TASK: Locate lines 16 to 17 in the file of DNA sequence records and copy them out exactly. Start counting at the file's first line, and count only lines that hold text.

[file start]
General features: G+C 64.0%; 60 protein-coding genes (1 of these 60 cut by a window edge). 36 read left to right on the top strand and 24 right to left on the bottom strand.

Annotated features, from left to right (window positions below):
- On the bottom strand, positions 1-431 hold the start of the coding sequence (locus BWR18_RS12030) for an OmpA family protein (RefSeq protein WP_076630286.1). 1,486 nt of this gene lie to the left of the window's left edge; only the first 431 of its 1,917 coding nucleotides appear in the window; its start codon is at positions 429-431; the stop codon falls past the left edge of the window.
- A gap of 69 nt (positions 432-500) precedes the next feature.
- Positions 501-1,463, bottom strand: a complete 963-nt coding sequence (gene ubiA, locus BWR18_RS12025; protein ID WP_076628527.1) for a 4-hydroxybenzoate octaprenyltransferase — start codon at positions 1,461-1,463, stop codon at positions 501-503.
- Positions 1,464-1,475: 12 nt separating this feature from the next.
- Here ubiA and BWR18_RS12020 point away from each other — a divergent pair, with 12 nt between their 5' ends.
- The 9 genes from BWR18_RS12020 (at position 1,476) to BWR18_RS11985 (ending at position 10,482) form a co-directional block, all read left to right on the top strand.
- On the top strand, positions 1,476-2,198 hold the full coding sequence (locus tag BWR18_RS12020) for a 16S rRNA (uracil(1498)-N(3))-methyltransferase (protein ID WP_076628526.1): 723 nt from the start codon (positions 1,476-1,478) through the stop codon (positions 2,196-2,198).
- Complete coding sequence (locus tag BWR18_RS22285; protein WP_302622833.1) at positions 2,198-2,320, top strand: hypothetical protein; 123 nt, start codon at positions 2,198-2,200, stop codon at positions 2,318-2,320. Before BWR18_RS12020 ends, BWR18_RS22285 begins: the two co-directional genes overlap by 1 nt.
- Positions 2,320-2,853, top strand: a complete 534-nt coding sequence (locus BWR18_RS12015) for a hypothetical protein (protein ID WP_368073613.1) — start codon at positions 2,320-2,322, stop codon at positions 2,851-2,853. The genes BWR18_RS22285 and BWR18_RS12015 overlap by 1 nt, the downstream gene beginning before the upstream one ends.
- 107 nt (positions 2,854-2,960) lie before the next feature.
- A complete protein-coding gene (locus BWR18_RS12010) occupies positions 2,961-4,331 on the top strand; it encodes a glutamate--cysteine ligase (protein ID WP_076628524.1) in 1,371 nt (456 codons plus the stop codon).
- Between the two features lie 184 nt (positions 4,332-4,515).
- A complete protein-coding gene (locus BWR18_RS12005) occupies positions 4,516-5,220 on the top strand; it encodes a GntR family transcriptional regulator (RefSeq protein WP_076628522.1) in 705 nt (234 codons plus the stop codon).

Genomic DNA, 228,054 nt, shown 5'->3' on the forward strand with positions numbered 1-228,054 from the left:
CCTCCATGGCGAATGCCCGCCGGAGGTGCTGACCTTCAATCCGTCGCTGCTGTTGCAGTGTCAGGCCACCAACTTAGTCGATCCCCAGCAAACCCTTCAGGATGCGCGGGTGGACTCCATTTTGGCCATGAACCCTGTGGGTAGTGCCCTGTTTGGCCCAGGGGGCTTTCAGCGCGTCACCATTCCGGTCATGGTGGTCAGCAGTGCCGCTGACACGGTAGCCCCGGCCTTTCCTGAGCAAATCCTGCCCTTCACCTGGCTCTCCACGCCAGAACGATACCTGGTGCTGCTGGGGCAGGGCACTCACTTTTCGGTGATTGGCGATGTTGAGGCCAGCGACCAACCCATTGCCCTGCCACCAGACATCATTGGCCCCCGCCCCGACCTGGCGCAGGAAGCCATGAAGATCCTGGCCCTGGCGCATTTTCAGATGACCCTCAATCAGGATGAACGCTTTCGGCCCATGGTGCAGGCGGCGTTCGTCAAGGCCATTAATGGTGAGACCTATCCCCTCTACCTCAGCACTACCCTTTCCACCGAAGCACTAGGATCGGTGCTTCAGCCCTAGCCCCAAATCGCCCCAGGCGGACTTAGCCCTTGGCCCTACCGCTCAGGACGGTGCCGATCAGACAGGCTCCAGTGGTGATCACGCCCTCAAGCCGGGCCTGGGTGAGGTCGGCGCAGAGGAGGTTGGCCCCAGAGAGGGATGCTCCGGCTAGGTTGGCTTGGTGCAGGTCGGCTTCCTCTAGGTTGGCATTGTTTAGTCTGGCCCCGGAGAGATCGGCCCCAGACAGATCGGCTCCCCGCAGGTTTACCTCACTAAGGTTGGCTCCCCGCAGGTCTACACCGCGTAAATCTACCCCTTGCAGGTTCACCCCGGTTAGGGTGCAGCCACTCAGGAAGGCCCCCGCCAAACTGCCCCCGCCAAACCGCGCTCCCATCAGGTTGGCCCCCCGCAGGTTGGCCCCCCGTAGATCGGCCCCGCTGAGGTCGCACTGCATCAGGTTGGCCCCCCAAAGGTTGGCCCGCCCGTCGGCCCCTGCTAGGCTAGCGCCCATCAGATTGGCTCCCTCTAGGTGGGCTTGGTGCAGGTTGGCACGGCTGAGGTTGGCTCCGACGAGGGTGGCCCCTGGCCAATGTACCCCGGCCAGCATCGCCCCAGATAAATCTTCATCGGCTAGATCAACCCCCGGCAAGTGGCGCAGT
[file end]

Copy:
Genomic DNA, 228,054 nt, shown 5'->3' on the forward strand with positions numbered 1-228,054 from the left:
CCTCCATGGCGAATGCCCGCCGGAGGTGCTGACCTTCAATCCGTCGCTGCTGTTGCAGTGTCAGGCCACCAACTTAGTCGATCCCCAGCAAACCCTTCAGGATGCGCGGGTGGACTCCATTTTGGCCATGAACCCTGTGGGTAGTGCCCTGTTTGGCCCAGGGGGCTTTCAGCGCGTCACCATTCCGGTCATGGTGGTCAGCAGTGCCGCTGACACGGTAGCCCCGGCCTTTCCTGAGCAAATCCTGCCCTTCACCTGGCTCTCCACGCCAGAACGATACCTGGTGCTGCTGGGGCAGGGCACTCACTTTTCGGTGATTGGCGATGTTGAGGCCAGCGACCAACCCATTGCCCTGCCACCAGACATCATTGGCCCCCGCCCCGACCTGGCGCAGGAAGCCATGAAGATCCTGGCCCTGGCGCATTTTCAGATGACCCTCAATCAGGATGAACGCTTTCGGCCCATGGTGCAGGCGGCGTTCGTCAAGGCCATTAATGGTGAGACCTATCCCCTCTACCTCAGCACTACCCTTTCCACCGAAGCACTAGGATCGGTGCTTCAGCCCTAGCCCCAAATCGCCCCAGGCGGACTTAGCCCTTGGCCCTACCGCTCAGGACGGTGCCGATCAGACAGGCTCCAGTGGTGATCACGCCCTCAAGCCGGGCCTGGGTGAGGTCGGCGCAGAGGAGGTTGGCCCCAGAGAGGGATGCTCCGGCTAGGTTGGCTTGGTGCAGGTCGGCTTCCTCTAGGTTGGCATTGTTTAGTCTGGCCCCGGAGAGATCGGCCCCAGACAGATCGGCTCCCCGCAGGTTTACCTCACTAAGGTTGGCTCCCCGCAGGTCTACACCGCGTAAATCTACCCCTTGCAGGTTCACCCCGGTTAGGGTGCAGCCACTCAGGAAGGCCCCCGCCAAACTGCCCCCGCCAAACCGCGCTCCCATCAGGTTGGCCCCCCGCAGGTTGGCCCCCCGTAGATCGGCCCCGCTGAGGTCGCACTGCATCAGGTTGGCCCCCCAAAGGTTGGCCCGCCCGTCGGCCCCTGCTAGGCTAGCGCCCATCAGATTGGCTCCCTCTAGGTGGGCTTGGTGCAGGTTGGCACGGCTGAGGTTGGCTCCGACGAGGGTGGCCCCTGGCCAATGTACCCCGGCCAGCATCGCCCCAGATAAATCTTCATCGGCTAGATCAACCCCCGGCAAGTGGCGCAGT